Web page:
Keeping GMOs Out of Organic:
Non-GMO Project Builds Critical Mass to Address Growing Threat
By Ken Roseboro
Michael Funk, chairman of the board of United Natural Foods, recently expressed urgency about addressing
the threat of genetically modified organisms
(GMOs) to organic and natural foods. Speaking at the Natural Products Expo West
tradeshow this past March, Funk said, “Time
is of the essence. Contamination is happening
at a greater rate. If we don’t act now, there
won’t be GMO-free food.”
Funk spoke to encourage natural and organic food companies to participate in the
Non-GMO Project, an independent, nonprofit initiative to address the GMO threat
and verify the non-GMO status of organic and
“The Non-GMO Project is the solution to
protect the industry. Consumers want non-GMO choices,” said Funk, whose concern
about GMOs led him to become president of
the board of directors of the Project.
The Non-GMO Project aims to reach a crit-cal mass of manufacturers and ingredient
suppliers. Many organic companies are leading this effort.
The Growing Threat of GMOs in U.S.
Today, genetically modified crops, particu-arly corn, soybeans and cotton, dominate
agriculture in the United States. In 2008,
American farmers planted more than 146 million acres of GM corn, soybeans, cotton and
sugar beets. GM varieties accounted for more
than 80 percent of corn, 92 percent of soybeans, and 86 percent of cotton. The U.S.
produced 50 percent of the world’s GM crops
With so much GM crop acreage, the threat
of contamination from GM plants to organic
and non-GMO crops through seed mixing,
cross-pollination and co-mingling in grain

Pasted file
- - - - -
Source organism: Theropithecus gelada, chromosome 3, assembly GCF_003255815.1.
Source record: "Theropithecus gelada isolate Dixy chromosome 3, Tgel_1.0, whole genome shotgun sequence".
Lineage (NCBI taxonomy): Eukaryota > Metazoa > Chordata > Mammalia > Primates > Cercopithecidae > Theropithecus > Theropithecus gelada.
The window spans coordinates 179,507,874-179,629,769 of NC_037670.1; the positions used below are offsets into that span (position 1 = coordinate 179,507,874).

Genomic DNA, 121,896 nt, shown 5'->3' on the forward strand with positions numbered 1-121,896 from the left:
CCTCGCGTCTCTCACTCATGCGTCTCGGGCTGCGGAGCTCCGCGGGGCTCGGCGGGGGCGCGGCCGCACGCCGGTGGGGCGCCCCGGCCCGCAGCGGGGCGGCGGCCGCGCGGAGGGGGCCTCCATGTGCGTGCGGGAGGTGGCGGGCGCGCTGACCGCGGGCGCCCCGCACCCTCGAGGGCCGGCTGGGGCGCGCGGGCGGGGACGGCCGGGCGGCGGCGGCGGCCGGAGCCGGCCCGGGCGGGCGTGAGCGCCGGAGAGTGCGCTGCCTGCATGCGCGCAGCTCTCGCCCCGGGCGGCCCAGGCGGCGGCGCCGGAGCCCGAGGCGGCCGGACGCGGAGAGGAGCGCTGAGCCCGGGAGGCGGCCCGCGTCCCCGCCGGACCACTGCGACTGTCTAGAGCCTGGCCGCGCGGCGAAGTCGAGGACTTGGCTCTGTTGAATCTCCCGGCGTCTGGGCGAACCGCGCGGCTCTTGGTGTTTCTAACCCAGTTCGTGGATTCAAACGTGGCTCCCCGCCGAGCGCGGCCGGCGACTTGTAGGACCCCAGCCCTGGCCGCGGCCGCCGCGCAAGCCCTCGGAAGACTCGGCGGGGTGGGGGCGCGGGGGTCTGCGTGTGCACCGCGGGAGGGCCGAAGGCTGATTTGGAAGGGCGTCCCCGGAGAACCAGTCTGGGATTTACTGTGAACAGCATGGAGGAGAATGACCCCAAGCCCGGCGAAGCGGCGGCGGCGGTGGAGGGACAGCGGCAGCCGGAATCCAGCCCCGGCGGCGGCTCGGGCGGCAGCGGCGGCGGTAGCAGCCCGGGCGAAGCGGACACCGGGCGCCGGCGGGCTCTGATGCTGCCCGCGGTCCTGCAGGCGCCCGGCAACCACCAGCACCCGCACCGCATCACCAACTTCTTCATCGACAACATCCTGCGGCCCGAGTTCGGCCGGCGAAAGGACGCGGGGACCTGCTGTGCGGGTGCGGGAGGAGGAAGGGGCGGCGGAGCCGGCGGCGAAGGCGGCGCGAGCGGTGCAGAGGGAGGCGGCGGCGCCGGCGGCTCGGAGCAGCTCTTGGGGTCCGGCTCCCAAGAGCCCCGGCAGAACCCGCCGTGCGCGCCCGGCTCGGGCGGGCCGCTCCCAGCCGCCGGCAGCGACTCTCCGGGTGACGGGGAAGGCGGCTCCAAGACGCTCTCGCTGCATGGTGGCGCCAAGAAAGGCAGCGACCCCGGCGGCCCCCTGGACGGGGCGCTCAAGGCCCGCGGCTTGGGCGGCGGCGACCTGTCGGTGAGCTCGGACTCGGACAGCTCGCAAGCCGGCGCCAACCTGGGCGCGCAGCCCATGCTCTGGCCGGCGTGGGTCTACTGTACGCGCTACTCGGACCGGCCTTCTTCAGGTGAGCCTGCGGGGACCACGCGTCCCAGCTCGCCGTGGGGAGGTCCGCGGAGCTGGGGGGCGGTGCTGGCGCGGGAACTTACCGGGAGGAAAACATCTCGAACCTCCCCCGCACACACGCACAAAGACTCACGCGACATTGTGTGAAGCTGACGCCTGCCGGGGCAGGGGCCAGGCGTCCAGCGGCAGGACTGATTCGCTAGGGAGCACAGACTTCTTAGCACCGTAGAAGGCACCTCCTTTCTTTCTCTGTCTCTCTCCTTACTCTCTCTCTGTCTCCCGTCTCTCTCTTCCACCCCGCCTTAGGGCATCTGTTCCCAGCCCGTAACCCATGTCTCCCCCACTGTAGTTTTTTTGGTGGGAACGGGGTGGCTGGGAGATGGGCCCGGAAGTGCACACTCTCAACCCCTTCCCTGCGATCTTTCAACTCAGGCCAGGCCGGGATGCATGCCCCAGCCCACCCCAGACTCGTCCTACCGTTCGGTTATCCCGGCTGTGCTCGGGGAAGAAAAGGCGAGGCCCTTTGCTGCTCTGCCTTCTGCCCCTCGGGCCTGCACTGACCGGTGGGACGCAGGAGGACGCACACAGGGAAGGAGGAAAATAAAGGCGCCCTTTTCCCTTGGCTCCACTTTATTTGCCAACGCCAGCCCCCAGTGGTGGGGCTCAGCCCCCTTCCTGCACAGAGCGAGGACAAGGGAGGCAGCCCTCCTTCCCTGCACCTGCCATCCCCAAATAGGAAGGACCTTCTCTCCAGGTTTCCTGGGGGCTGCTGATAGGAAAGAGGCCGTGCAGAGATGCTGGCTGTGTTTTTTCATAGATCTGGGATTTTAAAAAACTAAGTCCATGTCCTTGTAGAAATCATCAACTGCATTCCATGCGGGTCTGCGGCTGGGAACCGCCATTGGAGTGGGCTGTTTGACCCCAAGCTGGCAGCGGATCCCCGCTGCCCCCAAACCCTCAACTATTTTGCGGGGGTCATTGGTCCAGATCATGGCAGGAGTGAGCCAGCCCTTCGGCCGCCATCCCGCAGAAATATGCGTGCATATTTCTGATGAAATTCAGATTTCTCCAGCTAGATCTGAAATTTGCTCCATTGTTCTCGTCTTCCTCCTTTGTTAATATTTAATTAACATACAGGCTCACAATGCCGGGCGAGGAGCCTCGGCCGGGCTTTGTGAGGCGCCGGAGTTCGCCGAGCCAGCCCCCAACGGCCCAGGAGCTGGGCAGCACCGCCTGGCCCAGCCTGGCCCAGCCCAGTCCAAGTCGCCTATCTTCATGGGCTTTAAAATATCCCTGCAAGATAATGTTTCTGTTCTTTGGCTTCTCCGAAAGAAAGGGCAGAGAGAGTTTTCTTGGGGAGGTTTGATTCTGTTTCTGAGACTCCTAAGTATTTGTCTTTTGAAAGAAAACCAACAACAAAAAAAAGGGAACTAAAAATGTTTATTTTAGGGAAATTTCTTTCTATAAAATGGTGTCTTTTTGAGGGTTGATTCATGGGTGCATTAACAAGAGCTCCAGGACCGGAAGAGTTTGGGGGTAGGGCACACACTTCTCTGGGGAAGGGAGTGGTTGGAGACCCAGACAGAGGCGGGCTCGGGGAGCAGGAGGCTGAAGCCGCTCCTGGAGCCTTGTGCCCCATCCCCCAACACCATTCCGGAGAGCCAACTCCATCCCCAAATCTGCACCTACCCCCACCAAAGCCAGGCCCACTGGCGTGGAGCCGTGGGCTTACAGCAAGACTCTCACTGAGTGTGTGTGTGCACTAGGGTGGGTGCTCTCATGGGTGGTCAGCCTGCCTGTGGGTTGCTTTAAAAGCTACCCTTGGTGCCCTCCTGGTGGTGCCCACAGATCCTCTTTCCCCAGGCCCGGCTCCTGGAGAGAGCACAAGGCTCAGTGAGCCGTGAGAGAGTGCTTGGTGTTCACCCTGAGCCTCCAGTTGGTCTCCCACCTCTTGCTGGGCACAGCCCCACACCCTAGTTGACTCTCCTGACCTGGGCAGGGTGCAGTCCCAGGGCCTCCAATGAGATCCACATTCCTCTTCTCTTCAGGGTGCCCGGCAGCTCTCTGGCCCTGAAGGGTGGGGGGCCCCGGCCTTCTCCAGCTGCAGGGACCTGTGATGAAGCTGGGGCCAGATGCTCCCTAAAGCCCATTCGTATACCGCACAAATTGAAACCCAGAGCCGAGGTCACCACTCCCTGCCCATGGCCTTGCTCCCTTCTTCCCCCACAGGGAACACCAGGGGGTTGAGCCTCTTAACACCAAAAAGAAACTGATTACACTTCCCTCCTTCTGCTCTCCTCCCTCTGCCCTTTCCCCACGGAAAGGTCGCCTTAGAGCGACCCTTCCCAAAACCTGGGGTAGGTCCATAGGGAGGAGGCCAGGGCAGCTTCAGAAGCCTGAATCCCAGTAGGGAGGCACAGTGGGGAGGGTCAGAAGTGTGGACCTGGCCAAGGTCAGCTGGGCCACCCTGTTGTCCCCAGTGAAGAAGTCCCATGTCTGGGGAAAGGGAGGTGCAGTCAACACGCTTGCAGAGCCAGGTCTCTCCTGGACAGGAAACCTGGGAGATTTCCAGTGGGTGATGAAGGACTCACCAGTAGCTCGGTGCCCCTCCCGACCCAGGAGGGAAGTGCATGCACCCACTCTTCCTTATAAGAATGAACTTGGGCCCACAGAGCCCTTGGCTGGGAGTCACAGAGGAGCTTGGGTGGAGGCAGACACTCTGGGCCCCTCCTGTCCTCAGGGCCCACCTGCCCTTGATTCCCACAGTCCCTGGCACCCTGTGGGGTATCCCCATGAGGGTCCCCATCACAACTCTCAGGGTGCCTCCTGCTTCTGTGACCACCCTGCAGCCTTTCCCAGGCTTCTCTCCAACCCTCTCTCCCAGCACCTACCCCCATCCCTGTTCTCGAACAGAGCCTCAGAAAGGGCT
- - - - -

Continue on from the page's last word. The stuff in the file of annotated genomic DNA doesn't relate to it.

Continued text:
handling is real and something that the
organic industry must deal with now.
Health and Environmental Risks of
How much of a threat are GMOs? Enough
o lead six European Union member states—
Austria, Hungary, France, Greece, Luxembourg, and Germany—to ban production of
Monsanto Company’s MON 810 GM corn,
the only GM crop approved for production in
the rest of Europe.
Germany’s Agricultural Minister Ilse
Aigner justified her country’s ban by stating
that MON 810 “represents a danger for the
Recent research studies also indicate
health risks from MON 810. A published
study by Italy’s National Institute of Research
on Food and Nutrition found significant disturbances in the immune systems of mice that
had been fed MON 810.
Another study conducted by the Austrian
Ministries for Agriculture and Health found
that mice fed a hybrid GM corn containing
MON 810, produced fewer litters, fewer total
offspring and more females with no offspring
than mice fed non-GM corn.
“There was a 20 percent decline in offspring (in mice fed GM corn),” said Michael
Hansen, senior scientist for food safety at
Consumers Union, which publishes Consumer
Reports. “There is something going on to have
(such negative) reproductive effects.”
More studies showing damage to health
nd the environment are likely to follow.
Meanwhile, very few studies showing the
safety of GM food have been conducted.